Astonishia Story was Sonnori's big debut hit that made them one of the most famed development teams in Korea. Interestingly, it didn't follow the typical JRPG formula established by Dragon Quest formula, but featured tactical combat like in SSI's Goldbox series or SRPGs. Compared to Softmax' War of Genesis series, the tone was rather whimsical, with Passman, a guy in anachronistic clothes who'd ask for the copy protection information from the manual, being an involved character. Astonishia Story was a tremendous succes: As the first Korean game it broke the 50,000 copies barrier, yet it earned the Sonnori team members a measly 700,000 Won (about US$600) bonus each16.

Because of its high popularity, Sonnori remade the game as Astonishia Story R for the GP32 in 2002 with completely changed graphics and new events, and even whole areas redone and expanded. A Windows port followed, but the interface was somewhat cumbersome with the action often taking place only in a tiny window in buildings and during cutscenes. Finally, the game got a PSP version in 2005, whose graphics were based on the remake, but pimped with new visual effects. This is the first version of the game (and the first Sonnori game overall) ever to be released in English, but the translation was reportedly not very good.

The mobile version was divided into three parts, that were published individually by MJoynet. The first one dubbed Astonishia Story Part 1, aimed to be a faithful recreation of the original (or rather, the 2002 remake), while the following sequels added new special skills for party members and story events to the mix, as well as an online ranking system17.

Quick Info:

Developer:

Sonnori

Publisher:

Dure (IBM PC)
Wizard Soft (Windows)
Game Park (GP32)
MJoynet (Mobile)

Genre:

RPG

Theme:

Fantasy


Astonishia Story (IBM PC)

Astonishia Story (IBM PC)

Astonishia Story R (Windows)

Astonishia Story (PSP)

Comparison Screenshots


Darkside Story (다크사이드스토리) - IBM PC (September 1995), Windows (January 7, 2005), Mobile (February 8, 2007)

Advertisement

To the surprise of Astonishia Story fans, Sonnori's second game was a beltscrolling brawler like Final Fight or Streets of Rage. Well, not quite like those, as heroine Suhee got two additional meters, displaying her "Hungry Points" and "Feeling Points". The former are raised simply by picking up the various food drops and deplete over time, while "Feeling Points" are a bit more complicated to maintain, influenced by doing combos and getting hit. Both are used to determine Suhee's condition and mood, which not only changes her walking animation, but also gives her individual strengths and moves in each state.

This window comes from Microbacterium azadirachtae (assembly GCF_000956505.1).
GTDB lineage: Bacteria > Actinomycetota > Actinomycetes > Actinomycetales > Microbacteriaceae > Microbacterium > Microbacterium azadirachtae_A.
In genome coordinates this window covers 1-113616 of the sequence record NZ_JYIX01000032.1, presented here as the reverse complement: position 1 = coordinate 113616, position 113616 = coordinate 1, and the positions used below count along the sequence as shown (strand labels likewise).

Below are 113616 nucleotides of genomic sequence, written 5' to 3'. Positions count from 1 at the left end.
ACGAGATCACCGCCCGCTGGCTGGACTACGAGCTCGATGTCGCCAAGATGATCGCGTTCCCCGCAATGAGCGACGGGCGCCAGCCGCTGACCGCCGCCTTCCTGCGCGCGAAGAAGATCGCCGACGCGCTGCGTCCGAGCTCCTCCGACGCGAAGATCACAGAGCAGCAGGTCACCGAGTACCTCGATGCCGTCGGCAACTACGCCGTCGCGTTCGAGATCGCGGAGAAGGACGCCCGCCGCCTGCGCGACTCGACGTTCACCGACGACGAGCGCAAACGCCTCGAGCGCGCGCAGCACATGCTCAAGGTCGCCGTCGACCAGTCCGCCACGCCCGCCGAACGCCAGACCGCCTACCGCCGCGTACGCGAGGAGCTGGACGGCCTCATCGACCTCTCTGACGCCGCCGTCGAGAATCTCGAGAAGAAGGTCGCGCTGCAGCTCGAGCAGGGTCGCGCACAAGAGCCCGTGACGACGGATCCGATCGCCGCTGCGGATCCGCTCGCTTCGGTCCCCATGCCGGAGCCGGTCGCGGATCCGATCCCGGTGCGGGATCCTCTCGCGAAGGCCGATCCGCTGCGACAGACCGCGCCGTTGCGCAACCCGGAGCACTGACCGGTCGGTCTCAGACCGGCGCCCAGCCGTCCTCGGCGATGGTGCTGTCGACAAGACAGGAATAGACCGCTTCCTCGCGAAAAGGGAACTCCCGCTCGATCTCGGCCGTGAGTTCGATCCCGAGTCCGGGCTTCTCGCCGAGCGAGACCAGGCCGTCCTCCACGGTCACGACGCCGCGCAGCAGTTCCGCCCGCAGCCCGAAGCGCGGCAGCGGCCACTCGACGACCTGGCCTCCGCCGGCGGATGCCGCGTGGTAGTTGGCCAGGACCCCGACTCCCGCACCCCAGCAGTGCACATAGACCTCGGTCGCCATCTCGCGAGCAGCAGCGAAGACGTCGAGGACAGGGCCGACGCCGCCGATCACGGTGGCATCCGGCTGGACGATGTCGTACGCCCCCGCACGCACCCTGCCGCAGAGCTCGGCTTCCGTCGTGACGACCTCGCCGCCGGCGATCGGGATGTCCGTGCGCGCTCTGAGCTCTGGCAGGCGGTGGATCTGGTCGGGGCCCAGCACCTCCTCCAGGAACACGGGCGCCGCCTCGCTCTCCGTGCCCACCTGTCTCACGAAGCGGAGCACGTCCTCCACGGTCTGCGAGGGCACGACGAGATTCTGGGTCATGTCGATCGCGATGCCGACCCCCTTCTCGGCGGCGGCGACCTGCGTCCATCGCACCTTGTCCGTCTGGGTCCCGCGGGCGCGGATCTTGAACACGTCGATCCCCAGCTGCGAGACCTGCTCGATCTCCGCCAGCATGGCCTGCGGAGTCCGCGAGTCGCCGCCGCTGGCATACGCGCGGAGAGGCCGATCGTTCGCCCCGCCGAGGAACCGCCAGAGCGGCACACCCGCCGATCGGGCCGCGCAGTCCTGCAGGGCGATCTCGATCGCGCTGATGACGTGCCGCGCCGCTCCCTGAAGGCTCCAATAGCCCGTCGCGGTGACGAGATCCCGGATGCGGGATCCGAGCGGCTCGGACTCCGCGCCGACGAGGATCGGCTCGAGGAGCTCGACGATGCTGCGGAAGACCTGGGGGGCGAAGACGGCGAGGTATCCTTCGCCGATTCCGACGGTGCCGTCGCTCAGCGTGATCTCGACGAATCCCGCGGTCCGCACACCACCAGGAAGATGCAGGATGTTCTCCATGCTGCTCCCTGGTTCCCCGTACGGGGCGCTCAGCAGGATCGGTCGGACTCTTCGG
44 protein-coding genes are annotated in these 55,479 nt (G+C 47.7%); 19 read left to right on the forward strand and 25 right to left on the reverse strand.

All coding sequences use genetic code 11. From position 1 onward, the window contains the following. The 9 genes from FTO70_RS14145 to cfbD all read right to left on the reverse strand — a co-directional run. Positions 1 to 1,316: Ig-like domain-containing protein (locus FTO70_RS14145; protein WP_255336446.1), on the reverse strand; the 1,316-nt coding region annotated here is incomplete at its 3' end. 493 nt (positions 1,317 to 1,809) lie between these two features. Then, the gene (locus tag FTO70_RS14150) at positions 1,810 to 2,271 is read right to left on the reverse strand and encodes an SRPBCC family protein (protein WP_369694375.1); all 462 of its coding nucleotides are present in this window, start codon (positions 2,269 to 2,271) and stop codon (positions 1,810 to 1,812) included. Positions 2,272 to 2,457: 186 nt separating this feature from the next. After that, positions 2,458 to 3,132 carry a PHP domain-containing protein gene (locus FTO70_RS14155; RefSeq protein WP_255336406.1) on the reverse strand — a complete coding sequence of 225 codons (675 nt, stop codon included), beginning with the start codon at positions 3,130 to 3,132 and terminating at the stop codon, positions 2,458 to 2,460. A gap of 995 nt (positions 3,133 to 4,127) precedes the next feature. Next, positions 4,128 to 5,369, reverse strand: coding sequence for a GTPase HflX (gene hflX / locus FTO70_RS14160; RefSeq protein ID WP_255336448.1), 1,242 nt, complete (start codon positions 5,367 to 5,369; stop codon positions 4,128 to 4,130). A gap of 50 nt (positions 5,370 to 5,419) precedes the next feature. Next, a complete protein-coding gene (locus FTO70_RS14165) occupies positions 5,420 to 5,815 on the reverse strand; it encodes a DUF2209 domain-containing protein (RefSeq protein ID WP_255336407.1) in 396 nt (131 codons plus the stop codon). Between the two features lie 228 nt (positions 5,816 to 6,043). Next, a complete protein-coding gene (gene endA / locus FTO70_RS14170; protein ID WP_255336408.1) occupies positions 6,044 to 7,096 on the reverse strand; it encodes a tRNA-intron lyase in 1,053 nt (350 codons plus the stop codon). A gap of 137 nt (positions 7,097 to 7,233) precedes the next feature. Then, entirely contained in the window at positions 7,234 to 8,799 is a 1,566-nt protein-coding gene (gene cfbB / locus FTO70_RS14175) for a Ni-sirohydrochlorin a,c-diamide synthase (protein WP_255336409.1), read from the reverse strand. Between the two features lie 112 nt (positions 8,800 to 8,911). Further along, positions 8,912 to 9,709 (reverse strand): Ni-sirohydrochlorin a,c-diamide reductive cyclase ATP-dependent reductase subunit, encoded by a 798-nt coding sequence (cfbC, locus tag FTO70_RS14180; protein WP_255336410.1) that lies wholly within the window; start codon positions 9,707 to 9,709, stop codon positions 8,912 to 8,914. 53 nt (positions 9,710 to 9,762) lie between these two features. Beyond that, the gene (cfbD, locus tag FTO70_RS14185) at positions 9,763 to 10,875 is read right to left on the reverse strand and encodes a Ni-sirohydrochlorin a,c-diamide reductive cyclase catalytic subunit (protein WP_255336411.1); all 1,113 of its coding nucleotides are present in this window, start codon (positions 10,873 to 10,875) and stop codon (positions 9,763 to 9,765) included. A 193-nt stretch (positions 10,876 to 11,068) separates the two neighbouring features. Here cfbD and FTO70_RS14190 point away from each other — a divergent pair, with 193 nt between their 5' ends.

There are also a few adventure parts in between, as Suhee searches for her father, a dentis who's gone missing all of a sudden. It's not very involved, as it just requires you to walk around and talk with everyone to get access to the next combat area. When entering buildings, the game changes to a JRPG-style top-down view, but the movement speed here is atrociously slow.

While Astonishia Story didn't take itself too serious, the story is downright ridiculous this time, involving Passman, his smelly archrival Pestman, sewer mutants and a cameo by Akira from Virtua Fighter, who teaches Suhee a new special move.

Like Astonishia Story, Darkside Story was supposed to get a remake for the GP3218, but that was never released. Neither was the planned sequel for PCs. For their Package of Romance compilation, Sonnori created a Windows version of Darkside Story, but that one is plagued by countless glitches. Ironnos also brought the game to mobile phones in 2007, now dubbed Darkside Story M.

Quick Info:

Developer:

Sonnori
Deniam

Publisher:

SKC

Genre:

Beat-'em-Up
Adventure

Theme:

Contemporary: Urban


Darkside Story (IBM PC)

Darkside Story (IBM PC)

Darkside Story (IBM PC)

Darkside Story (IBM PC)


Forgotten Saga (포가튼사가) - IBM PC, Windows (November 1997), Mobile (February 28, 2008)

As kind of a side story, Forgotten Saga takes place in the same fictional universe as Astonishia Story, but the plots aren't interlinked and there aren't many shared characters save for Passman. While combat works similar as in Astonishia Story, there are a lot of surprising WRPG influences. In the beginning the main character's class is determined by a catalog of questions, just like in many Ultima games. Then three companions are picked from a variety of classes and typical fantasy races (Elves, Dwarves and Hobbits). Two more slots are available for more characters to join temporarily, or even replace some of the original companions for good.

The game is much more nonlineal and open ended than most Far Eastern RPGs, every town holds a variety of sidequests, which often rely on character's classes or the party's reputation, which is raised by doing good deeds. On the other hand the game punishes what the writer deemed immoral behavious, taking inspiration once again from Ultima. For a good portion of the game there isn't even a real "main story" to follow, that only unfolds after solving many individual tasks. Player decisions often have a deep impact on the outcome of a quest. At one point, for example, the party gets caught by a dragon, but manages to escape, alongside many other prisoners. If the heroes then chose to chase and kill the dragon for its treasure instead of fleeing directly, the dragon escapes, killing all fleeing prisoners on the way. The game is also full of little touches, most notable the party doesn't follow the leader in a straight line like in most JRPGs, but in a losely tied bunch of individuals.

Unfortunately, with more player freedom also comes a more challenging QA, and the initial DOS release of Forgotten Saga was terribly bug-ridden. Together with almost a dozen delays (the final release wasn't that far off from the original scheduled date in January the same year, but they kept pushing it back almost on a weekly basis), those caused a lot of fan backlash19. The game soon appeared as a revised windows version with a slightly different interface and bugfixes, then another revised magazine bundle, and finally underwent a final fix for the Romance of Package bundle, each new release with its own patches in between. However, even the final patched version contains plenty of glitches, but at least it's mostly playable. The Romance of Package version also changes the Passman-scene, mocking the game self-ironically as "Romance of Bug" and omitting the original password check because "the package market is dead, anyway." The game in general keeps the typical Sonnori humor, with many more illegitimate cameos, like these two gentlemen: